Now You See Me
Evie Totty: “It was ok.”
This review contains spoilers. Reveal it.
Erik Bates: “It ruled.”
Either this movie was too clever and really snuck that twist in there, or I allowed myself to be deceived for the purposes of entertainment -- as if the entire movie was a magic trick unto itself. I was fully engrossed the entire time.
Scott Hardie: I don't even know what the twist is, but I know that there is most likely a huge one at the end, because it's a movie about illusionists. It seems to me that nearly every time Hollywood tells a story about professional illusionists and/or con artists, it must have some kind of huge "surprise" twist at the end, in which an arrogant grifter gets a comeuppance from a more experienced pro, or a mark who thinks they're outwitting the game gets played after all, and the whole movie turns out to have been a trick all along. This cliché is boring and lazy, and the degree of smugness of the characters makes it that much more insufferable; the trailer made Now You See Me's characters seem very smug indeed. So this is not my favorite genre, although it has been done well. (Oz the Great and Powerful is technically about a smug illusionist, but it's not that kind of movie.) − December 9, 2013 more by Scott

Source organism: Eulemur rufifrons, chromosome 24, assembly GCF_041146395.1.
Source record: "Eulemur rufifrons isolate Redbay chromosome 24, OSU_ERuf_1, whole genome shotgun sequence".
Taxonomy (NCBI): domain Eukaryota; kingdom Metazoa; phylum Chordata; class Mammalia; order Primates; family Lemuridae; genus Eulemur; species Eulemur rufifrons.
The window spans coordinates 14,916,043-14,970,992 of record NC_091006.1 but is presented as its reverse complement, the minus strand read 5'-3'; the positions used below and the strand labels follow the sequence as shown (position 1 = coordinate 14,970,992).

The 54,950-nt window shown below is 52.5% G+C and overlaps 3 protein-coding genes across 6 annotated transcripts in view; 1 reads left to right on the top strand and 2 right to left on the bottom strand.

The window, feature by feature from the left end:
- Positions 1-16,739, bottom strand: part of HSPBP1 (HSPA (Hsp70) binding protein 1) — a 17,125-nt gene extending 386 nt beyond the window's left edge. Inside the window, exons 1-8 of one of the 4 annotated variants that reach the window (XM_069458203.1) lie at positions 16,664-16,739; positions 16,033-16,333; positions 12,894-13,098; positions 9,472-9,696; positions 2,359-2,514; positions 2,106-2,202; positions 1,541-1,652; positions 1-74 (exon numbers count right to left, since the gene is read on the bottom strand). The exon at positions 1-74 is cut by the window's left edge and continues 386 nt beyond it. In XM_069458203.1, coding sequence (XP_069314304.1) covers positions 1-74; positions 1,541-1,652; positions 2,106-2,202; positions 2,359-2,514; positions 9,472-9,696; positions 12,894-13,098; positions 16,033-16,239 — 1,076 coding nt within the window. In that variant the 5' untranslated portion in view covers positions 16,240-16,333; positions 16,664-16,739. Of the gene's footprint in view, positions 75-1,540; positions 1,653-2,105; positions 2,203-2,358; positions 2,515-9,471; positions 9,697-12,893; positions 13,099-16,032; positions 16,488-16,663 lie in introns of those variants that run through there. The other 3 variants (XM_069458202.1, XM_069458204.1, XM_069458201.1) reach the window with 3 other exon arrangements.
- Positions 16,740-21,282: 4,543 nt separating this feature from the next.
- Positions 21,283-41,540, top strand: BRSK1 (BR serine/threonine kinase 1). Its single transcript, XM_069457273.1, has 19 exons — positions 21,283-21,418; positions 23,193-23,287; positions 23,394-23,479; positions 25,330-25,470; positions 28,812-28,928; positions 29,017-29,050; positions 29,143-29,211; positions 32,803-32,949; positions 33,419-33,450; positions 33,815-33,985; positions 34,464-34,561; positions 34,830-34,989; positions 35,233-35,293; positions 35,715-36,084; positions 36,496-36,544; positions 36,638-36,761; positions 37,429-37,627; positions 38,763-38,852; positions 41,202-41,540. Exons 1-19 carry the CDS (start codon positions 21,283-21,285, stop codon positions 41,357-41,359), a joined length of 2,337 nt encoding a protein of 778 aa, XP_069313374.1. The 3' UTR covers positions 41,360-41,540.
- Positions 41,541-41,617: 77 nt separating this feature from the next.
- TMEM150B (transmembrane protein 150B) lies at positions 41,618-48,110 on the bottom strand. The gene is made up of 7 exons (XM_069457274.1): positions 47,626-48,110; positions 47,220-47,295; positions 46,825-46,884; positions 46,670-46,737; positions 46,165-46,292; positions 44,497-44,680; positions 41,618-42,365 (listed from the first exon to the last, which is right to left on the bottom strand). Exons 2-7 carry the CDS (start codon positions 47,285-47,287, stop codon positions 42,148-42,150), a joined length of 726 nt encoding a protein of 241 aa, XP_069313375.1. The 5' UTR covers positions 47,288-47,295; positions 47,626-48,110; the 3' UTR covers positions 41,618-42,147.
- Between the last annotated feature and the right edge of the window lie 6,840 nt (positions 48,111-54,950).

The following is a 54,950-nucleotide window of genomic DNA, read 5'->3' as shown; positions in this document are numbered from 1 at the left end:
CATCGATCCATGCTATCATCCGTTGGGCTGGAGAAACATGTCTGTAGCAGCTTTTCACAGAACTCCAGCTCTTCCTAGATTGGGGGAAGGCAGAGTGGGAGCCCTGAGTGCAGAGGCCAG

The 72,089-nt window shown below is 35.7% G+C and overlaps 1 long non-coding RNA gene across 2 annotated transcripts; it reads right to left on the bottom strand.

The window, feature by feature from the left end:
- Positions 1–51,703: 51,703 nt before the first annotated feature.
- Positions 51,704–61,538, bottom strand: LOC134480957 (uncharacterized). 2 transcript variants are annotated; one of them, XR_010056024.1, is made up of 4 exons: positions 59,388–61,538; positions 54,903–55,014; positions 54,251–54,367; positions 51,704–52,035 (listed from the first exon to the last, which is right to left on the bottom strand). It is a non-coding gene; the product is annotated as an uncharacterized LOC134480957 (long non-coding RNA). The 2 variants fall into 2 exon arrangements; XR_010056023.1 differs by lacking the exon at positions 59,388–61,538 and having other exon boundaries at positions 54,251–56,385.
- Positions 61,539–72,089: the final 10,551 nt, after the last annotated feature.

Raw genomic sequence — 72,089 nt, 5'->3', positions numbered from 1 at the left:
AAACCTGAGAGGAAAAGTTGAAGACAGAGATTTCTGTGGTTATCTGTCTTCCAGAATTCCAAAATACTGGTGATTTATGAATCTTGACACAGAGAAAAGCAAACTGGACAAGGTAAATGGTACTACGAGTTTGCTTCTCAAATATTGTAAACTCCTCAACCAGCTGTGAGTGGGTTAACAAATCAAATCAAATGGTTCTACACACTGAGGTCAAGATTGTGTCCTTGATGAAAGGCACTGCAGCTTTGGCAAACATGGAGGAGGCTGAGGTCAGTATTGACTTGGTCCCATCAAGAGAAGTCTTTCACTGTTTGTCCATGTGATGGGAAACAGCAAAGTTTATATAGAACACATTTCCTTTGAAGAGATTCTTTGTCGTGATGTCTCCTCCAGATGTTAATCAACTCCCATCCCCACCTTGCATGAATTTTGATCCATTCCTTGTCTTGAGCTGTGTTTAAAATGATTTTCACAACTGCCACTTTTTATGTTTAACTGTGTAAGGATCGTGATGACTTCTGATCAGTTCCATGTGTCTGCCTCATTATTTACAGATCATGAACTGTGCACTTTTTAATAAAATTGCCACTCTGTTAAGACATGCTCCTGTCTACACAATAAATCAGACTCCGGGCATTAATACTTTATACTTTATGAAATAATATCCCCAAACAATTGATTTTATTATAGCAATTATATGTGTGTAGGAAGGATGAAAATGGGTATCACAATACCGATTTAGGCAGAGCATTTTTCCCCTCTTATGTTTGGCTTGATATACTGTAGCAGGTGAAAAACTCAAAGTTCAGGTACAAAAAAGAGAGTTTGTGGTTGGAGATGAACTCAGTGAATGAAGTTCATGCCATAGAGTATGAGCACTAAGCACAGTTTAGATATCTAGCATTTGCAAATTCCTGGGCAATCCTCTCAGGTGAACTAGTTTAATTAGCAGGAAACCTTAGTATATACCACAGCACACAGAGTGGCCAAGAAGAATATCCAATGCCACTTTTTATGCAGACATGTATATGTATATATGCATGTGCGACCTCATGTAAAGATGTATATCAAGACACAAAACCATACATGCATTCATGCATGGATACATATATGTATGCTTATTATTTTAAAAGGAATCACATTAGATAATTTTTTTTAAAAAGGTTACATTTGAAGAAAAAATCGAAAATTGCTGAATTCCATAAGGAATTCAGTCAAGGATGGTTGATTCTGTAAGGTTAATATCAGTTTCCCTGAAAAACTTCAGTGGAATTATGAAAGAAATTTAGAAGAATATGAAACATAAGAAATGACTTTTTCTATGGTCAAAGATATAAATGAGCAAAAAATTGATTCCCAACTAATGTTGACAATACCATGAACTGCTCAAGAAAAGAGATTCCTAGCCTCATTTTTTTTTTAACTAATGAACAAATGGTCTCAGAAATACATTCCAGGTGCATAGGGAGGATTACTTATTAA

Erik Bates: Well, Jesse Eisenberg plays smug very well. Almost too well. − December 10, 2013 more by Erik
Scott Hardie: Really? I didn't see The Social Network, so I think of Eisenberg as the kind of unconfident, tongue-tied dweeb he played in Adventureland and Zombieland. He strikes me as a rich man's Michael Cera. − December 10, 2013 more by Scott
Erik Bates: I suppose I see the smugness more from The Social Network. I haven't seen Adventureland, but I definitely agree with your assessment of him in Zombieland. − December 11, 2013 more by Erik